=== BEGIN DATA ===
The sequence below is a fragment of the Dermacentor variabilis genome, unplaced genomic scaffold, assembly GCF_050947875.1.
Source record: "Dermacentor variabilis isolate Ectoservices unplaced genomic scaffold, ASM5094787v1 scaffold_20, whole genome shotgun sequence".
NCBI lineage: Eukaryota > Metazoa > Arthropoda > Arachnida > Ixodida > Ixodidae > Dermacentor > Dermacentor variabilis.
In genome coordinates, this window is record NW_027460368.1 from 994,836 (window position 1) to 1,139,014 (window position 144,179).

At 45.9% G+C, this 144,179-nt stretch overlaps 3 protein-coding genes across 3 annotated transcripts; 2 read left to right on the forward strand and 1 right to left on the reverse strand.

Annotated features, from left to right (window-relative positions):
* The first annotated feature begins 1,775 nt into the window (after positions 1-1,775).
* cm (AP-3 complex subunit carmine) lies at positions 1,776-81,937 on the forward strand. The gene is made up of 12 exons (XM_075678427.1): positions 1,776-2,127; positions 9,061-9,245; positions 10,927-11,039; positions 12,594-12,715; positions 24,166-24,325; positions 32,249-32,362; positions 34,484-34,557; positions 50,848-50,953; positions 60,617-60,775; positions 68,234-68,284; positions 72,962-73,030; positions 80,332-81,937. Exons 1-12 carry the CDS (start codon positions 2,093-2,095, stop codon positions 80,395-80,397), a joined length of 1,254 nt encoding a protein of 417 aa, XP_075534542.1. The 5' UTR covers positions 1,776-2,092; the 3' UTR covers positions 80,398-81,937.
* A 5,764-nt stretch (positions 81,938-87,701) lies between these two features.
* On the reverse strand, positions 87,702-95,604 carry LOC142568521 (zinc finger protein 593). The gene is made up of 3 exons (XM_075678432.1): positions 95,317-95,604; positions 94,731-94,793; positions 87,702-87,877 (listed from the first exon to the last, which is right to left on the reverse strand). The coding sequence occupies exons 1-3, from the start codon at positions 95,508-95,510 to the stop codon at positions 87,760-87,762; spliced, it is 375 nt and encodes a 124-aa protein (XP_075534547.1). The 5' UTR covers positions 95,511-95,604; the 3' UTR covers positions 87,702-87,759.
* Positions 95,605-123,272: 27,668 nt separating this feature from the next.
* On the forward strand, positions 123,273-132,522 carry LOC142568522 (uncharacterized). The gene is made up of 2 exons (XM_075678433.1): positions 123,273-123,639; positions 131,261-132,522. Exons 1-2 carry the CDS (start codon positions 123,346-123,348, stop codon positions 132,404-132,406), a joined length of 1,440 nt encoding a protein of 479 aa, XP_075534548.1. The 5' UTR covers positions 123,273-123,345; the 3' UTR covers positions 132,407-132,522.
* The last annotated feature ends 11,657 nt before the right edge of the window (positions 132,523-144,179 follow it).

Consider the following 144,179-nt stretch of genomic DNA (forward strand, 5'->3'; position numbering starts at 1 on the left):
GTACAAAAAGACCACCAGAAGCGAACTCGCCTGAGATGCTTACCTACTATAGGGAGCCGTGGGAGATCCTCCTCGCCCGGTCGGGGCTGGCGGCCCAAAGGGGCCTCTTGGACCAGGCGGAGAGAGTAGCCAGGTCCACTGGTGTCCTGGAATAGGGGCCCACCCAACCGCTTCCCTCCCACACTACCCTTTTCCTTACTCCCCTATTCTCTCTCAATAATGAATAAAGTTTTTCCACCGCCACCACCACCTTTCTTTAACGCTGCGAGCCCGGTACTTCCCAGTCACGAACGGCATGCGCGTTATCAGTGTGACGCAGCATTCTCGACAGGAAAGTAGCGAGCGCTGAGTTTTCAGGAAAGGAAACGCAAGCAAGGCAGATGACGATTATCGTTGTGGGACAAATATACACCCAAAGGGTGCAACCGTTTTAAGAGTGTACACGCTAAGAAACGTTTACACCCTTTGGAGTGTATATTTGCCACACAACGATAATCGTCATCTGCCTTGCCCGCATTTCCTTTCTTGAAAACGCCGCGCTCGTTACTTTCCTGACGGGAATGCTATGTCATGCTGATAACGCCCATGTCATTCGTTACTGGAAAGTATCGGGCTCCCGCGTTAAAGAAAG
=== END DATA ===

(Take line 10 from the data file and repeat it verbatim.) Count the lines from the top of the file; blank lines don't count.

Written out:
* On the reverse strand, positions 87,702-95,604 carry LOC142568521 (zinc finger protein 593). The gene is made up of 3 exons (XM_075678432.1): positions 95,317-95,604; positions 94,731-94,793; positions 87,702-87,877 (listed from the first exon to the last, which is right to left on the reverse strand). The coding sequence occupies exons 1-3, from the start codon at positions 95,508-95,510 to the stop codon at positions 87,760-87,762; spliced, it is 375 nt and encodes a 124-aa protein (XP_075534547.1). The 5' UTR covers positions 95,511-95,604; the 3' UTR covers positions 87,702-87,759.